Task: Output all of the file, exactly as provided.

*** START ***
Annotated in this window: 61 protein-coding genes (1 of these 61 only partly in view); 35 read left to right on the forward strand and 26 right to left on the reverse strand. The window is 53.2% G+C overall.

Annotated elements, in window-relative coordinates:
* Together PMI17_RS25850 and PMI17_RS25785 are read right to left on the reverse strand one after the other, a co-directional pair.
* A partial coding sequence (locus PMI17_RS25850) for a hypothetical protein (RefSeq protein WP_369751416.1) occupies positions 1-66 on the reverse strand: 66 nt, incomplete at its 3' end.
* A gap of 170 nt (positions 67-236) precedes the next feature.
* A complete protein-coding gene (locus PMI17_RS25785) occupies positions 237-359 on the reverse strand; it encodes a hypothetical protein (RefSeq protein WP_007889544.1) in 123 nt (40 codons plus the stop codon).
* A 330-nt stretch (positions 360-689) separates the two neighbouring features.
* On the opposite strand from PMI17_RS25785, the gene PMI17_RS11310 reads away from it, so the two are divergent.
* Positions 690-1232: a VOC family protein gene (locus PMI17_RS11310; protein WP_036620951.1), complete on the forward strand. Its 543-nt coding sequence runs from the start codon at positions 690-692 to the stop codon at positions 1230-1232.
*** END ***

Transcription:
Annotated in this window: 61 protein-coding genes (1 of these 61 only partly in view); 35 read left to right on the forward strand and 26 right to left on the reverse strand. The window is 53.2% G+C overall.

Annotated elements, in window-relative coordinates:
* Together PMI17_RS25850 and PMI17_RS25785 are read right to left on the reverse strand one after the other, a co-directional pair.
* A partial coding sequence (locus PMI17_RS25850) for a hypothetical protein (RefSeq protein WP_369751416.1) occupies positions 1-66 on the reverse strand: 66 nt, incomplete at its 3' end.
* A gap of 170 nt (positions 67-236) precedes the next feature.
* A complete protein-coding gene (locus PMI17_RS25785) occupies positions 237-359 on the reverse strand; it encodes a hypothetical protein (RefSeq protein WP_007889544.1) in 123 nt (40 codons plus the stop codon).
* A 330-nt stretch (positions 360-689) separates the two neighbouring features.
* On the opposite strand from PMI17_RS25785, the gene PMI17_RS11310 reads away from it, so the two are divergent.
* Positions 690-1232: a VOC family protein gene (locus PMI17_RS11310; protein WP_036620951.1), complete on the forward strand. Its 543-nt coding sequence runs from the start codon at positions 690-692 to the stop codon at positions 1230-1232.